Kirk stops speaking suddenly, and turns to his attention toward the urgent task of gaping open-mouthed through the darkening storm toward an eerie howl, as a moving shadow appears from the swirling gloom. As the shadow nears, thunderous hoof beats accompany snarling as a large, shaggy predator gallops toward Kirk at about 5 times his size, bearing its fangs in threatening displays. Ordinarily, hunting predators tend toward more stealthy actions, but it is possible this giant saber tooth is testing the new primate in the area to see if it runs. If the primate runs, it is probably good to eat – whereas if it appears unconcerned by the large carnivore's approach, it is probably either very dangerous itself, or it could be inedible or even poisonous. Kirk, able to rattle off regs' chapter and verse with 4 significant digits of precision while marooned in the middle of a raging snowstorm on an alien world should have no trouble holding his ground, knowing this has the best chance of preventing an attack in this situation. Nevertheless, he instead chooses to virtually force an attack by running across snow-covered ice in full gear with the apparent idea of escaping the equivalent of a horse-sized arctic predator. We might be tempted to consider this a stupid move on his part and a sloppy decision by the writers, but since Kirk is shown 3 times, mesmerized and with his mouth hanging open, it really seems more embarrassing than anything.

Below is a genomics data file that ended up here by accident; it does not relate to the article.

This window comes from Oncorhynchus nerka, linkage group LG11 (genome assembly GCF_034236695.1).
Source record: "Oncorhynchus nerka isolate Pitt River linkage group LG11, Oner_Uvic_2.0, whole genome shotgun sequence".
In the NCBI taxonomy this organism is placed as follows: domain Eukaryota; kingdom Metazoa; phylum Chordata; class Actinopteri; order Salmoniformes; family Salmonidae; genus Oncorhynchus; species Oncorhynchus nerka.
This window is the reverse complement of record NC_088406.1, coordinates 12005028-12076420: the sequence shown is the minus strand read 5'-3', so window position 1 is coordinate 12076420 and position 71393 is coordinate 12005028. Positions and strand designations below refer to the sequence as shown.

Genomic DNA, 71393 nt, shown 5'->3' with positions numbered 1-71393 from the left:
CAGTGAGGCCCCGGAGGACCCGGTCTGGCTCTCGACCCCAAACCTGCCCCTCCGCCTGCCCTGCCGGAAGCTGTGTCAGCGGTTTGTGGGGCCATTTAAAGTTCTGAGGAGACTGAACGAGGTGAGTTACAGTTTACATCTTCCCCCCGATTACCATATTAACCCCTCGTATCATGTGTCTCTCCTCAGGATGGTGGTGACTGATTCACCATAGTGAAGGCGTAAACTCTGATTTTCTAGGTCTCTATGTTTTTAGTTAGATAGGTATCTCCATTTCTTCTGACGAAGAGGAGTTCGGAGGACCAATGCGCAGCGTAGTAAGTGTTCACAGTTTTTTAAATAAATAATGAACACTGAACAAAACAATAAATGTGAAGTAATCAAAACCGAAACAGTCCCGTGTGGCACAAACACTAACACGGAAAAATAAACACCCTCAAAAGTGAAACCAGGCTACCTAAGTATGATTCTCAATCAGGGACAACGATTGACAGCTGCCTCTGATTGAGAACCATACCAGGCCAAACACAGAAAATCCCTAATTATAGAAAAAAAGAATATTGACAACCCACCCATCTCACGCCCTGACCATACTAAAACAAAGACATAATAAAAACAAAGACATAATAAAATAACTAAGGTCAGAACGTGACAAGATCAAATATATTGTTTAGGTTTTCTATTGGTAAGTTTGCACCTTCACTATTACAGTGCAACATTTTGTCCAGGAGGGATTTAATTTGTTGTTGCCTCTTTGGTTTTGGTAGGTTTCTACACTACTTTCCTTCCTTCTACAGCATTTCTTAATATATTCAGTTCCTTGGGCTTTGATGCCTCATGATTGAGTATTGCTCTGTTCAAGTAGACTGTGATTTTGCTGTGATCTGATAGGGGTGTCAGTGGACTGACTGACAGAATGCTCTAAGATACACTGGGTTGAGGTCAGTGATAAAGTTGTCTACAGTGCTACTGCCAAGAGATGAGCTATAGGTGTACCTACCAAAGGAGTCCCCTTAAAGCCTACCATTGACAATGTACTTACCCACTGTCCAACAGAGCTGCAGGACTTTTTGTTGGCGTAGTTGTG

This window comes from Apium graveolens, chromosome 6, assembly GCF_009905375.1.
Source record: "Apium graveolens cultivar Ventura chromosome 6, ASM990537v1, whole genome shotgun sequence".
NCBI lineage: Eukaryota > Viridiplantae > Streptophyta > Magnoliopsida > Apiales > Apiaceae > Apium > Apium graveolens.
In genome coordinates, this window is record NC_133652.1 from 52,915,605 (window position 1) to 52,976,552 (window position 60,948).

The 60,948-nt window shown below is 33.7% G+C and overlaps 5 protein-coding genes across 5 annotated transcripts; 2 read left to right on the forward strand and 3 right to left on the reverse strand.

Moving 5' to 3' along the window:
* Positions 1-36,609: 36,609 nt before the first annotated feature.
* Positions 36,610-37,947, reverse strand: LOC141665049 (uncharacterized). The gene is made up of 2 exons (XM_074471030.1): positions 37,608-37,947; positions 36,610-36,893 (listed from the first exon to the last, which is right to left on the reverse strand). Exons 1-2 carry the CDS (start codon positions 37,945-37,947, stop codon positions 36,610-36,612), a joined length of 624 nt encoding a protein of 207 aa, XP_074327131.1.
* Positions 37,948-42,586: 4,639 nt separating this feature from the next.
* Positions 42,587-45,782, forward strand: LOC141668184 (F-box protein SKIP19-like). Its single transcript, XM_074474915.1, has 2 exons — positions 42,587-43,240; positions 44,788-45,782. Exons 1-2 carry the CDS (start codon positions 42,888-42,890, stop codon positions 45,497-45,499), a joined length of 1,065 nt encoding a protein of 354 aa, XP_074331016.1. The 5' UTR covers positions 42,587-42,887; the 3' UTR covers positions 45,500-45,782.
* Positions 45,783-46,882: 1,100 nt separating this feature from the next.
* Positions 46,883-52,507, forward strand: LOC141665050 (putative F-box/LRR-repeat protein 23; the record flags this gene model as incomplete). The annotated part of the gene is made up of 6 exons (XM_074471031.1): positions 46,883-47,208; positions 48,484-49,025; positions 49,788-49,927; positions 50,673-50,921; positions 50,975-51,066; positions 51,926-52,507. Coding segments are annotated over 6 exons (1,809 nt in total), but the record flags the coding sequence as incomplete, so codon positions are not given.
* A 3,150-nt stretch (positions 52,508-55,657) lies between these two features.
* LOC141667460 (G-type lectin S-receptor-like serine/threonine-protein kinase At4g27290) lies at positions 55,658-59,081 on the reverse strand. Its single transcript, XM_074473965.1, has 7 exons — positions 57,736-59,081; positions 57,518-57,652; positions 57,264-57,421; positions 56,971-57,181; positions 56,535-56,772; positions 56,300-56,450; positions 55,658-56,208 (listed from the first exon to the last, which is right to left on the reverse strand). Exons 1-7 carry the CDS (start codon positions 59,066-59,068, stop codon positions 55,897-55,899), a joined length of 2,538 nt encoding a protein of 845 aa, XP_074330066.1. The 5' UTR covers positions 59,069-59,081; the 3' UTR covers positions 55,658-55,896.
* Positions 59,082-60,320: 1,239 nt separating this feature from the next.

The only thing that could make it worse might be for Abrams & Co. to throw in a couple of miracles to save Kirk's life and limbs from the inevitable consequences of playing the idiot in survival crises. In this case, the otherwise fearsome predator is somehow unable to close the last few feet to reach the bumbling James T., even when he falls. While closing intervening miles to Kirk relatively quickly, once Kirk starts running, the critter miraculously just can't seem to catch up to our hero until it makes a leap for the kill, and a split second before it's claws tear our protagonist to shreds, the ice behind Kirk's feet explodes with clouds of ice and another gigantic predator snatches the oversized sabre-toothed polar bear in the middle of its pounce and starts to chew. Rather than eat the precious protein it has just risked its life to kill, expending many calories, this new creature tosses the fresh, warm, meaty carcass away, runs up to Kirk, stops, and begins roaring – showing off lots of teeth. The scene is impossible not to relate to the similarly ridiculous Phantom Menace scene where the heroes are saved from death when the fish that is eating their submarine is itself attacked in the final split second prior to their certain death. When the main characters are rescued from death by miracles over and over again, it is not spectacular or exciting: it is disengaging, at least for adults.  At least in the frighteningly bad Star Wars Episode I, the carnivore actually ATE its kill, i.e.: it was more "realistic" in terms of known predators' behavior.